Ari Wienzweig of Zingerman's in Ann Arbor, MI, in his book on business management and planning, talks about the need to establish a firm vision and publicly stated mission. He mentions that sharing, besides opening up about your goals, dreams, and ambitions, also forces you to talk stock, defend your positions, or rethink your plans in a way you wouldn't if you keep your materials close to your chest. Sharing it creates accountability. It also, indirectly, forces me to think concretely and spell out the angles of the strategic plan and objectives (which, note, are NOT what a mission statement details) as I re-write the business plan.
A month ago we gave a general vision of what we want, a year on, Diaspora Kitchen to be as a business in a fully fledged way. Today I'm putting out what took a weekend to piece together, based on the previous business models and thoughts I had written down within a number of notebooks and sketches, finessed into something closer to a series of key points -- the who's and what's of the mission -- and finally locked into a credo that we think encapsulates our values, and gives an indication as to who we are and how we operate as a business and, in the future, as a community.
A mission statement follows 4 key components:
* What You Do
* Why You Do It
* Who You Do It For
* Who Are You That Do It
[leaves space for all the snickering over the phrasing of the above ;-)]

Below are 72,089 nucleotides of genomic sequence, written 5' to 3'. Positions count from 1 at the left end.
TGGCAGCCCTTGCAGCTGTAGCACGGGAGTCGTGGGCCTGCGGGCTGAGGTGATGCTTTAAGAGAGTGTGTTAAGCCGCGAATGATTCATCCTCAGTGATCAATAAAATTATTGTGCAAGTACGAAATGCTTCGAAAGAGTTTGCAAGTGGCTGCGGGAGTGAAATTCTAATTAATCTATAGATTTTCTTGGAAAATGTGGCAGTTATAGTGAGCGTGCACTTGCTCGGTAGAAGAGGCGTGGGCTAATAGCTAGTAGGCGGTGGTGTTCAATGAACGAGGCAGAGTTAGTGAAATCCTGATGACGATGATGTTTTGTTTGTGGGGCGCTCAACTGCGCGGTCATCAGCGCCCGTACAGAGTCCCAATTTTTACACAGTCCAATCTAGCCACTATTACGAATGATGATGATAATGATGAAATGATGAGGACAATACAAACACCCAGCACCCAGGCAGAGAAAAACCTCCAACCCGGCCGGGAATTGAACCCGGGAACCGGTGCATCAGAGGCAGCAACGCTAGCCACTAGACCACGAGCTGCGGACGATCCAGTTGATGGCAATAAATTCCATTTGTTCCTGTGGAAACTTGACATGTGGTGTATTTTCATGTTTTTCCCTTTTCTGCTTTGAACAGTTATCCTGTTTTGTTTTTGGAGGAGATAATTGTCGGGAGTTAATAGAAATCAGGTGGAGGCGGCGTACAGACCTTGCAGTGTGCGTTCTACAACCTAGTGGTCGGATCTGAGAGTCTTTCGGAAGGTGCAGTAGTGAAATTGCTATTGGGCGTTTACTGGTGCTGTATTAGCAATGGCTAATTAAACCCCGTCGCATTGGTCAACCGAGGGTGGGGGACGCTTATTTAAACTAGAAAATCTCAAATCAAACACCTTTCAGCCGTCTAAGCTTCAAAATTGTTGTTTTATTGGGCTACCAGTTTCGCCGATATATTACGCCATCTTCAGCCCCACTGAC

Now that we've defined the categories, we spell it out.
Diaspora Kitchen is a coffee shop and community kitchen, dedicated to using the products of local and regional agriculture, as well as traditional kitchen literacy, to make delicious food for our community, and inspire, encourage, and empower them to do the same. We do this through providing a space for convivial interaction, as well as workspace for sharing kitchen skills and knowledge both formally (through classes and workshops) and informally (through our means of hospitality -- as a coffee shop, a bakery, a preservation kitchen, and a larder).
We take this particular tack because, as indicated in our vision, institutional aggregation is not enough to change food systems. While it is important to get preferential buying for local products into schools, hospitals, and other large-scale buyers, unless it is paired with a strong marketing component (as in institutional buying), or an educational component (as with schools or public health programs) there is still the treatment of food and agricultural products as a commodity, with no context for why it is important, the growing practices behind it, or in certain cases, an actual ability to create a viable financial return for the farms in question. Questions of nuance are often dropped, or considered unimportant, in these environments. Diaspora Kitchen reasons that when we promote good agricultural biodiversity, good growing practices, and develop mechanisms for people to purchase those products and use them in their own home, we do more to promote local agriculture by creating experiences, lessons, and windows for inquiry that go missed in other spaces. Programs like Edible Schoolyard work because students see a variety of products, taste a variety, and cook differently with a variety of a single product (think about different varieties of kale and their utility). This increases the KITCHEN LITERACY of a single class, and has been shown, carries a significant post-school effect on students decisions on diet and comfort in the kitchen. We want to tap into that and provide a number of opportunities to encourage, empower, and promote our guests and community to obtain those benefits. We want to build and utilize aggregation from the community/user-end.